Send to

Choose Destination
Reprod Health. 2017 Jul 14;14(1):83. doi: 10.1186/s12978-017-0345-y.

Looking back and moving forward: can we accelerate progress on adolescent pregnancy in the Americas?

Author information

Pan American Health Organization (PAHO/WHO), 525 23rd Street, NW, Washington, DC, USA.
University of Washington, Seattle, WA, USA.
United Nations Population Fund (UNFPA), Regional Office for Latin America and the Caribbean, Panama City, Panama.
United Nations Children's Fund (UNICEF), Regional Office for Latin America and the Caribbean, Panama City, Panama.
International Planned Parenthood Federation/ Western Hemisphere Region (IPPF/WHR), New York, USA.
Center for Reproductive Rights, New York, USA.
The Torchlight Collective, Nashville, TN, USA.
Pan American Health Organization (PAHO/WHO), Washington, DC, USA.
Center for Perinatology, Women's Health, and Reproduction (CLAP/PAHO), Montevideo, Uruguay.
World Health Organization (WHO), Geneva, Switzerland.


Adolescent fertility rates in Latin America and the Caribbean (LAC) remain unacceptably high, especially compared to the region's declining total fertility rates. The Region has experienced the slowest progress of all regions in the world, and shows major differences between countries and between subgroups in countries. In 2013, LAC was also noted as the only region with a rising trend in pregnancies in adolescents younger than 15 years. In response to the lack of progress in the LAC region, PAHO/WHO, UNFPA and UNICEF held a technical consultation with global, regional and country-level stakeholders to take stock of the situation and agree on strategic approaches and priority actions to accelerate progress. The meeting concluded that there is no single portrait of an adolescent mother in LAC and that context and determinants of adolescent pregnancy vary across and within countries. However, lack of knowledge about their sexual and reproductive health and rights, poor access to and inadequate use of contraceptives resulting from restrictive laws and policies, weak programs, social and cultural norms, limited education and income, sexual violence and abuse, and unequal gender relations were identified as key factors contributing to adolescent pregnancy in LAC. The meeting participants highlighted the following seven priority actions to accelerate progress: 1. Make adolescent pregnancy, its drivers and impact, and the most affected groups more visible with disaggregated data, qualitative reports, and stories. 2. Design interventions targeting the most vulnerable groups, ensuring the approaches are adapted to their realities and address their specific challenges. 3. Engage and empower youth to contribute to the design, implementation and monitoring of strategic interventions. 4. Abandon ineffective interventions and invest resources in applying proven ones. 5. Strengthen inter-sectoral collaboration to effectively address the drivers of adolescent pregnancy in LAC. 6. Move from boutique projects to large-scale and sustainable programs. 7. Create an enabling environment for gender equality and adolescent sexual and reproductive health and rights.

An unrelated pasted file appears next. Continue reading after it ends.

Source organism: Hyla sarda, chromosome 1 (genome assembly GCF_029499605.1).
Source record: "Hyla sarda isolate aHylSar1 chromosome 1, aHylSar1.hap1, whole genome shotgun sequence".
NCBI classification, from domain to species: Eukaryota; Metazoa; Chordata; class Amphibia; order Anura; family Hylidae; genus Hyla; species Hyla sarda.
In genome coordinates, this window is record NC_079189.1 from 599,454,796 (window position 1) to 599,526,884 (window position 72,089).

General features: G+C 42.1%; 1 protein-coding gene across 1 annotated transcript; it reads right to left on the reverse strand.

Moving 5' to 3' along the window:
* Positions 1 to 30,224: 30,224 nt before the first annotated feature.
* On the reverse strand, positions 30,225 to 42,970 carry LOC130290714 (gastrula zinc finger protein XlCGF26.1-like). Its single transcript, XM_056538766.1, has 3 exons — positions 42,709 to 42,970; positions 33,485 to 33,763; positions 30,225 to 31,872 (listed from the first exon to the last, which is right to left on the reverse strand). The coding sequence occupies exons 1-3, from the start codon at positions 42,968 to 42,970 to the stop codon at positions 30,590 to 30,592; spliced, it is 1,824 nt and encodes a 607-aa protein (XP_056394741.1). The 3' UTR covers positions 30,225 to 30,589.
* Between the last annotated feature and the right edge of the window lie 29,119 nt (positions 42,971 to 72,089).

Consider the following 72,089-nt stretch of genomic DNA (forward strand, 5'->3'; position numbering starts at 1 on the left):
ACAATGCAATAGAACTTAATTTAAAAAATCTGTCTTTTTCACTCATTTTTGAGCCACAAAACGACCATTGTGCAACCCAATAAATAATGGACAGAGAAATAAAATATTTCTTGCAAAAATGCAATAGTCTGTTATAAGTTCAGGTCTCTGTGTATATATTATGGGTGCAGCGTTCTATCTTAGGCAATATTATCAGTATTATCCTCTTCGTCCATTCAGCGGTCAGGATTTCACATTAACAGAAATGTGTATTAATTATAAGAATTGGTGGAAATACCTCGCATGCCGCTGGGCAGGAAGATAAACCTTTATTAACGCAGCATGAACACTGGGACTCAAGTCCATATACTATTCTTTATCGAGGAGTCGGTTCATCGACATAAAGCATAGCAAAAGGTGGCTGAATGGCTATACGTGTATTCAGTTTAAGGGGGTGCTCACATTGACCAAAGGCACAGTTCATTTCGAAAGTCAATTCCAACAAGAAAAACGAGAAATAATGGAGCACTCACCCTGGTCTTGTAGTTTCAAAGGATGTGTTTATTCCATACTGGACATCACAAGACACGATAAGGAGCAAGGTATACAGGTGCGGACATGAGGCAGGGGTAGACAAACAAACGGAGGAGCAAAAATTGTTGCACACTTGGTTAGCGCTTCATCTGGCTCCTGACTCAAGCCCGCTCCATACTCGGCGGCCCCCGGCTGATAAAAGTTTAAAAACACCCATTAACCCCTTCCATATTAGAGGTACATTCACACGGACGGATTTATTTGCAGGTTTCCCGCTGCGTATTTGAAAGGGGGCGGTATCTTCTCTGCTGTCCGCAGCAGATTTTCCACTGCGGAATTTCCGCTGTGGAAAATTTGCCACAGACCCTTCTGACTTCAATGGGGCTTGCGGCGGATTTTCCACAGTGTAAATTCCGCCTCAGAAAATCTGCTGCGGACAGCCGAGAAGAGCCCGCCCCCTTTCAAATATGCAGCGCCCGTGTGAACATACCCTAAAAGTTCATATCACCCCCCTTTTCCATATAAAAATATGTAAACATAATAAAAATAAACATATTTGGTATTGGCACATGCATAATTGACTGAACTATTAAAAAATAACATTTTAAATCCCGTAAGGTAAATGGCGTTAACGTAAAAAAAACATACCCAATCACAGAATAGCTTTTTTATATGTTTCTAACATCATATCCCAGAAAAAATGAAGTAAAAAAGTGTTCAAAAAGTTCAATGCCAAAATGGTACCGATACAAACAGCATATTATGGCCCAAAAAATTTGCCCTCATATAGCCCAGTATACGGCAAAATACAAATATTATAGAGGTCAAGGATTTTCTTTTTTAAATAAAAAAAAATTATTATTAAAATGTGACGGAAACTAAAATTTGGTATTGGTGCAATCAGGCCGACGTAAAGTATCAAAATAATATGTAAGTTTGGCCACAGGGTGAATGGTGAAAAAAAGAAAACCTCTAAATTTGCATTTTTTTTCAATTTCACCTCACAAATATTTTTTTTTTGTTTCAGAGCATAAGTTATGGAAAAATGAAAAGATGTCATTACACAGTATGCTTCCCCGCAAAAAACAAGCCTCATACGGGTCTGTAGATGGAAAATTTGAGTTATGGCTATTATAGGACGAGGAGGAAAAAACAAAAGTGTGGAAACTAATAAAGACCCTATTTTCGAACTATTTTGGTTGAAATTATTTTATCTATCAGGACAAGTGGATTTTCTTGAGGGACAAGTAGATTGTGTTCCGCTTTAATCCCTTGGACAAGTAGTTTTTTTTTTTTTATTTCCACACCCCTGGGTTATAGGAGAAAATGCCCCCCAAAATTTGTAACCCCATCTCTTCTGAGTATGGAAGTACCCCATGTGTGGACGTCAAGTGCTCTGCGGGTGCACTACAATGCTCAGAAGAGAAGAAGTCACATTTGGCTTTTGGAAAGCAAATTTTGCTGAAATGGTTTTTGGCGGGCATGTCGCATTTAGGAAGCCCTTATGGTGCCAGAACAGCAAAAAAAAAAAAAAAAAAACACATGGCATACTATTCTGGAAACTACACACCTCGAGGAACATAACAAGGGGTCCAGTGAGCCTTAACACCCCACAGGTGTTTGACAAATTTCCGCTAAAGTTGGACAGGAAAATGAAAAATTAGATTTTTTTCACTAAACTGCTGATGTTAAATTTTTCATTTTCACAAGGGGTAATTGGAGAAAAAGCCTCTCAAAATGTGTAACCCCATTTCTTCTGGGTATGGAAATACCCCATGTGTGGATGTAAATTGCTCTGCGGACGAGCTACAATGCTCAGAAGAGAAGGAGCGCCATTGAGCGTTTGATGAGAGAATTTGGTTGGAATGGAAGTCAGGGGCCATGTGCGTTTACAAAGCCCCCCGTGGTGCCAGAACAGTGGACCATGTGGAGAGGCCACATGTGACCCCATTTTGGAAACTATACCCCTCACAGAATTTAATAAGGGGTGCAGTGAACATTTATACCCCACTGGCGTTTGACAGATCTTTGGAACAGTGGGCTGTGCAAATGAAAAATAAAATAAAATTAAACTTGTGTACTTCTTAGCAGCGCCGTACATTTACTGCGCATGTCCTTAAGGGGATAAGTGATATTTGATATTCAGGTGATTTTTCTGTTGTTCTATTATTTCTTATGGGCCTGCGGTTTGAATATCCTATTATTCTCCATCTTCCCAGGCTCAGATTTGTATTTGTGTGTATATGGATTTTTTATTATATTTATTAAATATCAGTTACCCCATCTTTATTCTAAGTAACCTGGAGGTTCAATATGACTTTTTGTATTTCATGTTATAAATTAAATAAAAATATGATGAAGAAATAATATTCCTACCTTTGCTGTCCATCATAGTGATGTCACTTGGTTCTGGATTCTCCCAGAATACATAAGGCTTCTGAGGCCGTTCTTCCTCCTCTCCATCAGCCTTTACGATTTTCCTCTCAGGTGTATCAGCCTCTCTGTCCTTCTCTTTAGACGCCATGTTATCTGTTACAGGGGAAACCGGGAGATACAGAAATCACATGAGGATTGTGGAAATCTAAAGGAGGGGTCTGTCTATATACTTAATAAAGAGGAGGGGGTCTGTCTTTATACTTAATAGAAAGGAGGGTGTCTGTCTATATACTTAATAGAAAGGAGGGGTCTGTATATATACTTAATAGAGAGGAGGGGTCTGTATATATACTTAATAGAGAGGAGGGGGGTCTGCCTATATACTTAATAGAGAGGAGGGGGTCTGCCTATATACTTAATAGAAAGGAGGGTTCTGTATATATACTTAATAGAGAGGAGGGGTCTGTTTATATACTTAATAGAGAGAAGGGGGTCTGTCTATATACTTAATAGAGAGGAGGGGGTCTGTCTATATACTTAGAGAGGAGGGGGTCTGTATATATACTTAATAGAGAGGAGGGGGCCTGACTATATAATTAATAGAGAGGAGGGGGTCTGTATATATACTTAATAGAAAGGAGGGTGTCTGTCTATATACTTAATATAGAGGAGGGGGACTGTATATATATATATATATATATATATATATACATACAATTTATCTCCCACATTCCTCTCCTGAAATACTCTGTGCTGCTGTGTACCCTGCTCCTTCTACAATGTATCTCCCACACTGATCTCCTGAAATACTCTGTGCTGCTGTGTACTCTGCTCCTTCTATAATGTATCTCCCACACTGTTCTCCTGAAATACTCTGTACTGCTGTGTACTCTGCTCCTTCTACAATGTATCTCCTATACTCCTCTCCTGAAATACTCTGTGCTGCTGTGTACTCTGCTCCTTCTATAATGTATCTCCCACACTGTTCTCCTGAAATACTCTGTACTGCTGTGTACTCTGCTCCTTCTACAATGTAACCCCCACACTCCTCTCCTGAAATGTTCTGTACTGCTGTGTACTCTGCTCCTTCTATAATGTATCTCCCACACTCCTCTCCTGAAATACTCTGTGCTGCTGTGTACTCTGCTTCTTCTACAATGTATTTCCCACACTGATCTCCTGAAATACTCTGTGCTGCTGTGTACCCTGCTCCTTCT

Adolescent pregnancy; Equity; Latin America and the Caribbean

[Indexed for MEDLINE]
Free PMC Article

Supplemental Content

Full text links

Icon for BioMed Central Icon for PubMed Central
Loading ...
Support Center